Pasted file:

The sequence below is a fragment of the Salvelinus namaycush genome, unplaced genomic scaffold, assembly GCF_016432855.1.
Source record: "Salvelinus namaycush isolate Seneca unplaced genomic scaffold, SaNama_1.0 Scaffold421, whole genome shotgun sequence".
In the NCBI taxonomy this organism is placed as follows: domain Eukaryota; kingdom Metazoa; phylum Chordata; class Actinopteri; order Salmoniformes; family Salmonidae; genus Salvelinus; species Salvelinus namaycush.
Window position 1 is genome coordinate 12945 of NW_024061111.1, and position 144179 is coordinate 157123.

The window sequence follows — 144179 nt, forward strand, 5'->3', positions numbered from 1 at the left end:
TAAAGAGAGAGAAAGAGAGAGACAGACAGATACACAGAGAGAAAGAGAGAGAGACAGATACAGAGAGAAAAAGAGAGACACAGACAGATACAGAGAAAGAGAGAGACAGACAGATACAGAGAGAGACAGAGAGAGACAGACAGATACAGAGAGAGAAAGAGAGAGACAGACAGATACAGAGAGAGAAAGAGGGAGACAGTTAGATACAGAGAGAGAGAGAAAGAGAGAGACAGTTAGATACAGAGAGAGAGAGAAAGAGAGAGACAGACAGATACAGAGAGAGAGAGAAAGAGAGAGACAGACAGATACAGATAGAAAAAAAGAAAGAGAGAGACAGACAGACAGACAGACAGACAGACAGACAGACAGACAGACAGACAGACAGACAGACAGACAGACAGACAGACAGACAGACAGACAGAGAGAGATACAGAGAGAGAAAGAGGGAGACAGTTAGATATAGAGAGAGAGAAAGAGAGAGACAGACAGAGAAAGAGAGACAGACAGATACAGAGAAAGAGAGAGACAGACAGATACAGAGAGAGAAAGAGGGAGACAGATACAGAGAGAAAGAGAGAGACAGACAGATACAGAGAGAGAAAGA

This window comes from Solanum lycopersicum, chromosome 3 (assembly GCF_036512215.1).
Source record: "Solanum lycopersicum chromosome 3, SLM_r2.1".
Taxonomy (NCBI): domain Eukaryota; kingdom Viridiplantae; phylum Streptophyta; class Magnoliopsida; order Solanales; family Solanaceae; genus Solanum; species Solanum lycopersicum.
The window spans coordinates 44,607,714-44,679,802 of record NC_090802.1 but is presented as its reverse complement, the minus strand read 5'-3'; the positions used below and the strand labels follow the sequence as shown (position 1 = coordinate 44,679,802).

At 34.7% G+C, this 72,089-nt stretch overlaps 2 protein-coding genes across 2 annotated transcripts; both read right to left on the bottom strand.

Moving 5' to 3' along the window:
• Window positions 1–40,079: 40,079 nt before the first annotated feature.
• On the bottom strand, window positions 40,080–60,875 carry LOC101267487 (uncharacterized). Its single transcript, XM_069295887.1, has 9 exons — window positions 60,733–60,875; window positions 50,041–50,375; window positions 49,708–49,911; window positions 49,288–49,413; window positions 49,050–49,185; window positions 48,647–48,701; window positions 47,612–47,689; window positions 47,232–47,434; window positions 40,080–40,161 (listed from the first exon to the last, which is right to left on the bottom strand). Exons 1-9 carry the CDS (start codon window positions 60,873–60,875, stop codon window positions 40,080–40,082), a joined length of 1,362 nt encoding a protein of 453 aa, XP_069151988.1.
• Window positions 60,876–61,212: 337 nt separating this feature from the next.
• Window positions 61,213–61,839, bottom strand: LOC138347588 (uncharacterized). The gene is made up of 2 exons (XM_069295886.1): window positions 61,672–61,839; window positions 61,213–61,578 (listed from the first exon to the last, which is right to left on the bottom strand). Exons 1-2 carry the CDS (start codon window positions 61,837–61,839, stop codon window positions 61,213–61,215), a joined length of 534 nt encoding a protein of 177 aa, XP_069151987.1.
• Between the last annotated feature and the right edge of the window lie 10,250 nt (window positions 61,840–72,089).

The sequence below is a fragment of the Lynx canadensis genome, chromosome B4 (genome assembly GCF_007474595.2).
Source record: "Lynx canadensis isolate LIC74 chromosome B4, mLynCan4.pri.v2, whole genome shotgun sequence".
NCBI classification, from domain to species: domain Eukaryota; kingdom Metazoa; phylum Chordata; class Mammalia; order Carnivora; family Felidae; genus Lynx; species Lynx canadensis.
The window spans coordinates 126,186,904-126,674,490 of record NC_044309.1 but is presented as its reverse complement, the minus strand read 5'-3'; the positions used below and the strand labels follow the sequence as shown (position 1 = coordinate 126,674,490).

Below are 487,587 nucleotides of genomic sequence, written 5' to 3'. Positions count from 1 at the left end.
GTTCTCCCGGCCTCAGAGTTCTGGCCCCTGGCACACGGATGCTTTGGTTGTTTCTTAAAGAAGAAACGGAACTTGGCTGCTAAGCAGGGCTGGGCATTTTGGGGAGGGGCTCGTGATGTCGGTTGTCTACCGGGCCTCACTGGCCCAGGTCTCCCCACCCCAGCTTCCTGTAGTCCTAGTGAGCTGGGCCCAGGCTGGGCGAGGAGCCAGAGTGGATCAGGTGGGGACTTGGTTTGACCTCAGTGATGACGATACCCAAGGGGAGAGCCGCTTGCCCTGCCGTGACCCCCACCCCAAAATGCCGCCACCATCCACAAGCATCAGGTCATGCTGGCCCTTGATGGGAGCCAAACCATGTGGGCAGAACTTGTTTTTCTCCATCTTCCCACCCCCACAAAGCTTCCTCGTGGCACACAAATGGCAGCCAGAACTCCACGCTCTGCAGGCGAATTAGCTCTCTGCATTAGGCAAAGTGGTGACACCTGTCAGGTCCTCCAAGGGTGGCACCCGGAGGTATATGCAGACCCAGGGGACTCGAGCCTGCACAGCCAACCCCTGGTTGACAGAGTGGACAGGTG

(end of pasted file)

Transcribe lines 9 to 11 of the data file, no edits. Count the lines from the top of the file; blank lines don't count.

Taxonomy (NCBI): domain Eukaryota; kingdom Viridiplantae; phylum Streptophyta; class Magnoliopsida; order Solanales; family Solanaceae; genus Solanum; species Solanum lycopersicum.
The window spans coordinates 44,607,714-44,679,802 of record NC_090802.1 but is presented as its reverse complement, the minus strand read 5'-3'; the positions used below and the strand labels follow the sequence as shown (position 1 = coordinate 44,679,802).

At 34.7% G+C, this 72,089-nt stretch overlaps 2 protein-coding genes across 2 annotated transcripts; both read right to left on the bottom strand.